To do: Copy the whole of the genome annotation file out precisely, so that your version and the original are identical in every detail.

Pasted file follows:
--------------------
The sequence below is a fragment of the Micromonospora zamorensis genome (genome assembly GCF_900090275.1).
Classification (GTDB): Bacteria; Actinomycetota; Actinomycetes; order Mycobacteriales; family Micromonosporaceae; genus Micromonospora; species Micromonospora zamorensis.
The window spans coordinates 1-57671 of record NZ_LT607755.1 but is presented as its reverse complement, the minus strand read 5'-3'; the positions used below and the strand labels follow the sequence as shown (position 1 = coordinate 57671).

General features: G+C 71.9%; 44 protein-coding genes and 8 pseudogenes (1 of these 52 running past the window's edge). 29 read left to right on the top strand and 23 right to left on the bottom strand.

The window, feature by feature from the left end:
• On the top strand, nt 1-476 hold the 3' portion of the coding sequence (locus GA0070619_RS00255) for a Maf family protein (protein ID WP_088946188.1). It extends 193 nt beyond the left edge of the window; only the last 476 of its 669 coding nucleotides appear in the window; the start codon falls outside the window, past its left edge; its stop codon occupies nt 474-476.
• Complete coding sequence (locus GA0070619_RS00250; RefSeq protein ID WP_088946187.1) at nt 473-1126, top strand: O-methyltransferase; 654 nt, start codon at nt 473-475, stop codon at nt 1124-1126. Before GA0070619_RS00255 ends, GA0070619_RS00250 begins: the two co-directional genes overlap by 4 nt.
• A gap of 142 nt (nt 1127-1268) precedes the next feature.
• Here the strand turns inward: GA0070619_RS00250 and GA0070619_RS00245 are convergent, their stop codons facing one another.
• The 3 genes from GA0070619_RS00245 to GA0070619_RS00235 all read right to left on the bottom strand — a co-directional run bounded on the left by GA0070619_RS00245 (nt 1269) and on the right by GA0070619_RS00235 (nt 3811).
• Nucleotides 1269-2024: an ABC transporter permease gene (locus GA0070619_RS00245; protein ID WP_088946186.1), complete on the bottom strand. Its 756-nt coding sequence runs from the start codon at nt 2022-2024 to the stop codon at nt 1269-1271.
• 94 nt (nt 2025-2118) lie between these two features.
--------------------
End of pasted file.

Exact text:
The sequence below is a fragment of the Micromonospora zamorensis genome (genome assembly GCF_900090275.1).
Classification (GTDB): Bacteria; Actinomycetota; Actinomycetes; order Mycobacteriales; family Micromonosporaceae; genus Micromonospora; species Micromonospora zamorensis.
The window spans coordinates 1-57671 of record NZ_LT607755.1 but is presented as its reverse complement, the minus strand read 5'-3'; the positions used below and the strand labels follow the sequence as shown (position 1 = coordinate 57671).

General features: G+C 71.9%; 44 protein-coding genes and 8 pseudogenes (1 of these 52 running past the window's edge). 29 read left to right on the top strand and 23 right to left on the bottom strand.

The window, feature by feature from the left end:
• On the top strand, nt 1-476 hold the 3' portion of the coding sequence (locus GA0070619_RS00255) for a Maf family protein (protein ID WP_088946188.1). It extends 193 nt beyond the left edge of the window; only the last 476 of its 669 coding nucleotides appear in the window; the start codon falls outside the window, past its left edge; its stop codon occupies nt 474-476.
• Complete coding sequence (locus GA0070619_RS00250; RefSeq protein ID WP_088946187.1) at nt 473-1126, top strand: O-methyltransferase; 654 nt, start codon at nt 473-475, stop codon at nt 1124-1126. Before GA0070619_RS00255 ends, GA0070619_RS00250 begins: the two co-directional genes overlap by 4 nt.
• A gap of 142 nt (nt 1127-1268) precedes the next feature.
• Here the strand turns inward: GA0070619_RS00250 and GA0070619_RS00245 are convergent, their stop codons facing one another.
• The 3 genes from GA0070619_RS00245 to GA0070619_RS00235 all read right to left on the bottom strand — a co-directional run bounded on the left by GA0070619_RS00245 (nt 1269) and on the right by GA0070619_RS00235 (nt 3811).
• Nucleotides 1269-2024: an ABC transporter permease gene (locus GA0070619_RS00245; protein ID WP_088946186.1), complete on the bottom strand. Its 756-nt coding sequence runs from the start codon at nt 2022-2024 to the stop codon at nt 1269-1271.
• 94 nt (nt 2025-2118) lie between these two features.